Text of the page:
Exploration of offshore petroleum prospects involves various technologies. Seismic surveying uses seismic waves propagated in the crust of the Earth to identify and map rock structures that are likely to contain petroleum reservoirs , such as basins and traps. When likely structures are found, other technologies are applied to obtain additional information about the formations being studied. These may include core sampling of the rocks with geological and laboratory analysis; data logging
The exploration stage is increasingly being integrated with other stages in petroleum resource development and management, so that all information and data obtained are additive in understanding the geologic structures being characterized and exploited.
If the prospects for reservoir and field development are economically feasible, based on estimates of recoverable reserves, current market prices, and possible environmental impact, exploratory drilling can begin. The drilling program is designed according to the characteristics of rocks and formations that have been identified during the exploration stage.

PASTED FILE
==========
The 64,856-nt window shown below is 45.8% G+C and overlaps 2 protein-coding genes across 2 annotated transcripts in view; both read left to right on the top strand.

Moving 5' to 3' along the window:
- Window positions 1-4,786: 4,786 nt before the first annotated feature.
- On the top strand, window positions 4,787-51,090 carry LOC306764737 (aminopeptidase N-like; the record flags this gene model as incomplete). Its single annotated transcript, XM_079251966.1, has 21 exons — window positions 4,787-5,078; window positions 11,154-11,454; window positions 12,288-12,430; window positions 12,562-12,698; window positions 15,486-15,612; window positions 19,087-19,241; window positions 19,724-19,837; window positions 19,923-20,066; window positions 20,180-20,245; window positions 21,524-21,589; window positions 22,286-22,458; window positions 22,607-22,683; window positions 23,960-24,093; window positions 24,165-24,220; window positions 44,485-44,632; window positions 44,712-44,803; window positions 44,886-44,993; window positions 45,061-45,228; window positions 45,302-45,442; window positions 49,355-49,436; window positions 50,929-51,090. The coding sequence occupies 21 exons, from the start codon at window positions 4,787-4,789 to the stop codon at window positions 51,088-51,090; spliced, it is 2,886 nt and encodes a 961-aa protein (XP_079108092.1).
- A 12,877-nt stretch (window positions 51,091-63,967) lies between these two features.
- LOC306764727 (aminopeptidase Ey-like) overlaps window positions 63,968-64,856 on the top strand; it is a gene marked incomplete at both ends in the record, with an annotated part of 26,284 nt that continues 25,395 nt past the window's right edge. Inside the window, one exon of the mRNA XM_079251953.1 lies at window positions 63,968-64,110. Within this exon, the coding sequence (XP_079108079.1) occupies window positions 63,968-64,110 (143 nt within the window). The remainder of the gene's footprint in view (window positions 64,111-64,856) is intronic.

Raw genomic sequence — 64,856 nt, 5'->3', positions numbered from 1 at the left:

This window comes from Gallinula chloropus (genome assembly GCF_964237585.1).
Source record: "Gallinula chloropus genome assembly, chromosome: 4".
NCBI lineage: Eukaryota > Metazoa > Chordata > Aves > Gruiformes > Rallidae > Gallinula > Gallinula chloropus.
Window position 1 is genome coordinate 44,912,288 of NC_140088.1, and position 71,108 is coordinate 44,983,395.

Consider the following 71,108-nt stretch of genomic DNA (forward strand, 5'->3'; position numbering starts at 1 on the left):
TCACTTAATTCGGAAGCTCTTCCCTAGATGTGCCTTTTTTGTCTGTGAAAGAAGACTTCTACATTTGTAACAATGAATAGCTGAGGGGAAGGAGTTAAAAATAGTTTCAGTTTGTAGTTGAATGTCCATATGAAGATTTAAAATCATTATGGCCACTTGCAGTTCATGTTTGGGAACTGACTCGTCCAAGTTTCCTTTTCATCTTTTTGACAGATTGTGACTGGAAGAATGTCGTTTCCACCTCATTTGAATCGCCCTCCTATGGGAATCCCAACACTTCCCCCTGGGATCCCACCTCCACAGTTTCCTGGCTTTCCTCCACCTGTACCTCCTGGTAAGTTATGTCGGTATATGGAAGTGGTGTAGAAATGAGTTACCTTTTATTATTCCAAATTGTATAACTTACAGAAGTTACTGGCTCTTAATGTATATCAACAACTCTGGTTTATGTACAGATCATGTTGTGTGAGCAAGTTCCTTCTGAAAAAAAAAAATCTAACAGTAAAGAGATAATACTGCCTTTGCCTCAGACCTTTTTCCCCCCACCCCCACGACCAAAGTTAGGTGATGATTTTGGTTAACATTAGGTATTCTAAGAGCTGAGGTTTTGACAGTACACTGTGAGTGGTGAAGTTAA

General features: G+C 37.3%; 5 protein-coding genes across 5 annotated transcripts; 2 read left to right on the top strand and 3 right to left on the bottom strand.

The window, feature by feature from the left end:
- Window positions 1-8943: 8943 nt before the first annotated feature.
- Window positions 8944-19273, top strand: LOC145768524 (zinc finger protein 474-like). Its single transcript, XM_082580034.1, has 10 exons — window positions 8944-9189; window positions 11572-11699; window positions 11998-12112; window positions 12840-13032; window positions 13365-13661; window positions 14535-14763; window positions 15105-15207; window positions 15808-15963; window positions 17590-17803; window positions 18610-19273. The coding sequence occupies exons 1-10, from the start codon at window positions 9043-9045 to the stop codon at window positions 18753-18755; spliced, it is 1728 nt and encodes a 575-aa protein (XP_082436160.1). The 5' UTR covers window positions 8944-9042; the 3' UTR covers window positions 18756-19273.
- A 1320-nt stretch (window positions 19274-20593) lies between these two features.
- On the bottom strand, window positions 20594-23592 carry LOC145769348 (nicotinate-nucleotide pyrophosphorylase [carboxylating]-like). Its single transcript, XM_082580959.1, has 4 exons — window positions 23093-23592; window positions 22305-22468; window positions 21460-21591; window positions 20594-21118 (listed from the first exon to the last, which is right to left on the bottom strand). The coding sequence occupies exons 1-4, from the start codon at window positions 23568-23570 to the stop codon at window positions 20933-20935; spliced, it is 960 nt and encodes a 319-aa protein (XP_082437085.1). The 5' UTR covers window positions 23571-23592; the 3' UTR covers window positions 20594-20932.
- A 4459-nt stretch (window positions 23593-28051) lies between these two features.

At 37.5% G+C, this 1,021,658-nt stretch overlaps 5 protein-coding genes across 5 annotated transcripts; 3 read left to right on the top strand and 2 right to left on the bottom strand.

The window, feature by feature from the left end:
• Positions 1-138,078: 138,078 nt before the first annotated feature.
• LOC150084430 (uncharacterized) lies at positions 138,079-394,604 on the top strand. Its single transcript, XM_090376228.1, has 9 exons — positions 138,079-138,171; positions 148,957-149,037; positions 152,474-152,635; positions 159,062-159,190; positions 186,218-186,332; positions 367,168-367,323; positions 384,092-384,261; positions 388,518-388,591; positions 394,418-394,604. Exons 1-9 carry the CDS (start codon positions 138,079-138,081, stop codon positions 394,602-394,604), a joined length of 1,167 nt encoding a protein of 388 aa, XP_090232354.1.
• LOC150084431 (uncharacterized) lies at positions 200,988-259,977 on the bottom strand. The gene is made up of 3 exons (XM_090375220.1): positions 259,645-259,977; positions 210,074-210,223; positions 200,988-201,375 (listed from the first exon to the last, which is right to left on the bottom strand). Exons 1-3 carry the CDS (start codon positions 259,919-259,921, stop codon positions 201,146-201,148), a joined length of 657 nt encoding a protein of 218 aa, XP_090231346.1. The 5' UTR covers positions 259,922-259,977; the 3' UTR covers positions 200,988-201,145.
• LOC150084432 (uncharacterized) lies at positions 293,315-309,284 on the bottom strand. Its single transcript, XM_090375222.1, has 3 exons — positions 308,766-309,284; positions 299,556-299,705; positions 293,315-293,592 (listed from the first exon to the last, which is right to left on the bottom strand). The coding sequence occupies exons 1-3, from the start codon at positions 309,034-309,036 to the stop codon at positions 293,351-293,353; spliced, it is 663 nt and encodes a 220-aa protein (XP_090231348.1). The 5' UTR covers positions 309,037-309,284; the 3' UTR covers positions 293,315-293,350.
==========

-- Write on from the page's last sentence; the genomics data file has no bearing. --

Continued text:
Offshore drilling involves the use of various technologies and types of equipment, continually being upgraded and improved for purposes of both cost efficiency and environmental protection. Drilling ships, semi-submersible drilling barges, or other mobile drilling units are preferentially used for offshore drilling. In some locations, permanent drilling platforms are installed offshore so that development wells can also be drilled at that location, though this was done more often in the past. Offshore wells being serviced or worked over or redrilled may also require reentry of the boreholes or addition of more boreholes to an existing well, requiring the use of specialized drilling rigs and equipment.
The evaluation of the reservoir continues as data are accumulated and as the primary resources are depleted, and additional boreholes may be installed in order to exploit fully the oil or gas deposit.
Production can begin when the wells have been drilled and completed—that is, when all downhole and surface equipment has been installed and the startup of production is approved. As noted previously, offshore production involves the use of a wide variety of equipment and technology. Offshore production structures in the past were commonly installed as a permanent structure, but modern production structures include special-design production ships, mobile production units, columnar and compliant structures and buoys that are tethered or moored to the sea floor, as well as subsea production systems with underwater wellheads. If an underwater pipeline is not used to transport the well fluids onshore or to another production platform, facilities for offshore storage and offloading may also be installed for pickup by a tanker.